iPads aren't evil. They are nifty little gadgets, I think we can all agree. After all, tablets have saved many travelling parents from descending into outright madness. It's a fact.
Yet the key may not lie solely in moderation as it does in strategic timing.
Did You Know You Can Be Allergic To Your iPad?
New research suggests that using tablets to pacify our kids could inadvertently be hurting our kids' emotional development. When you pass the iPad to stop your child from screaming the house down, in effect what you are doing is stunting their ability to manage and regulate their emotions.
So what may seem like a handy and effective distraction in the short term is robbing our kids of a crucial learning curve in the long run.
Think about the last time you feel upset. You probably distracted yourself by Facebook surfing or by obsessive scouring (when she's pissed, my friend's stove sparkles!) But unlike our kids, we are mature enough to return to our emotional processing after these numbing tasks.
This Is What Happens When Kids Give Up Tech For A Week
Kids haven't yet developed those emotional muscles. They have to learn to sort out the big feelings without "masking them with distracting programs or games." So say researchers at Boston University School of Medicine.
"It has been well-studied that increased television time decreases a child's development of language and social skills," said Dr Jenny Radesky, Boston University's clinical instructor in Developmental-Behavioural Pediatrics. "Mobile media use similarly replaces the amount of time spent engaging in direct human-human interaction."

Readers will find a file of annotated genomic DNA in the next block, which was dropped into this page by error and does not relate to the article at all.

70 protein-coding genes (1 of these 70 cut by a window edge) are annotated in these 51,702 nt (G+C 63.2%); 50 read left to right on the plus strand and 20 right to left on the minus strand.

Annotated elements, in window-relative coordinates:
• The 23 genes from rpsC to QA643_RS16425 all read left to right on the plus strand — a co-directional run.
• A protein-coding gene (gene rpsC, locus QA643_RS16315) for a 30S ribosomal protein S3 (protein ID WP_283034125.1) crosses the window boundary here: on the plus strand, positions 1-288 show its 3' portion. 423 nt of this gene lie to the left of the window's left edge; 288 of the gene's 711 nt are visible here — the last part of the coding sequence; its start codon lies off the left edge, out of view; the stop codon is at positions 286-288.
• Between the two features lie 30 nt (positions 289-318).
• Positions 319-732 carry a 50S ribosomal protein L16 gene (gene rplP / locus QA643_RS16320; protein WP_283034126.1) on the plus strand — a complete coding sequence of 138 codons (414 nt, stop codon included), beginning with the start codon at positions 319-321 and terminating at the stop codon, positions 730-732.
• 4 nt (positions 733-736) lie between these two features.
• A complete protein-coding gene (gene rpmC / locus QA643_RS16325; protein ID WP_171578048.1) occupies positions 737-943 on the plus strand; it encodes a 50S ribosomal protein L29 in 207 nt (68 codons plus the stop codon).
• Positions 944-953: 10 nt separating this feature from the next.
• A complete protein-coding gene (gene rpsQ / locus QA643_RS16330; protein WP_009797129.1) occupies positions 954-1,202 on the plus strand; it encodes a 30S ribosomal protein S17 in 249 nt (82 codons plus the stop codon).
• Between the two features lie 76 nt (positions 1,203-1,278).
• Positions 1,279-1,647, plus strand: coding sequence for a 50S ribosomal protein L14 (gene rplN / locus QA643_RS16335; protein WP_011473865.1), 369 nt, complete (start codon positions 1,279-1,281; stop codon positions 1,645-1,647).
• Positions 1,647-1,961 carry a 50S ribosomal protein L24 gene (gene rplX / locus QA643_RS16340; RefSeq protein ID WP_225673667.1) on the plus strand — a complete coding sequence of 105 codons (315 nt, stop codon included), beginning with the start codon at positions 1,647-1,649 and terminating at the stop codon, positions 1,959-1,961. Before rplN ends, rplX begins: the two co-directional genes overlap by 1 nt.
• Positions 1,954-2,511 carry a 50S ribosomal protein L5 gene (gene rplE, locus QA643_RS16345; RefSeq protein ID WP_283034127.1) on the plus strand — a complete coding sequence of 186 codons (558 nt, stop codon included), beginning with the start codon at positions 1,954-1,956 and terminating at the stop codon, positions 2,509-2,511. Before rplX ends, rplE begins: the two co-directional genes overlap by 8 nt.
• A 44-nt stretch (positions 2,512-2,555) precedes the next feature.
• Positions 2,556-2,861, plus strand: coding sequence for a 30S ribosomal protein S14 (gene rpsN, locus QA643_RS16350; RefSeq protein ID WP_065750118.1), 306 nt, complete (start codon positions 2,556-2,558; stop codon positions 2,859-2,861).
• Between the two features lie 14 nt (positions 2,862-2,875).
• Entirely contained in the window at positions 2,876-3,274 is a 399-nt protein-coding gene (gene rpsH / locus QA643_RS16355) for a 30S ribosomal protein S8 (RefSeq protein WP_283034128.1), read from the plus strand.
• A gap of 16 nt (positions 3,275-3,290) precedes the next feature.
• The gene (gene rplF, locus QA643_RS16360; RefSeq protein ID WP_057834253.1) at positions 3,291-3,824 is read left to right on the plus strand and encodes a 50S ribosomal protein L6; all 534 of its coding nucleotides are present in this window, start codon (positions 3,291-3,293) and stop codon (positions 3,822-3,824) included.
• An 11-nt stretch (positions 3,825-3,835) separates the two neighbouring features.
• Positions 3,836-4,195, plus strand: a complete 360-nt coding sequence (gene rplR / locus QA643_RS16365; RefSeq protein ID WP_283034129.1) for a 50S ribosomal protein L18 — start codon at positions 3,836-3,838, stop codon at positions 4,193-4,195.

And when you have a child with autism, as I have, those human-human interactions are like gold dust.
So the consensus is this: while some educational apps are amazing for kids (preschool and older), using iPads as tools of distraction can be detrimental to social and emotional development. They are best played interactively with parents and friends, or at designated times.
"Heavy device use during young childhood could interfere with development of empathy, social and problem solving skills that are typically obtained by exploring, unstructured play and interacting with friends," said Dr Radesky.
Occupational therapists even suggest that excessive tablet time could wreak havoc on children's physical development, affecting fine-motor skills.
While some studies seem designed to scaremonger, perhaps some of us need to be a little scared. I know firsthand how easy and convenient it is to hand over the iPad every time I need to get something done...
No denying it, tablets are a great tool, but only if we use them right. And it's up to us to make sure our kids are using them right.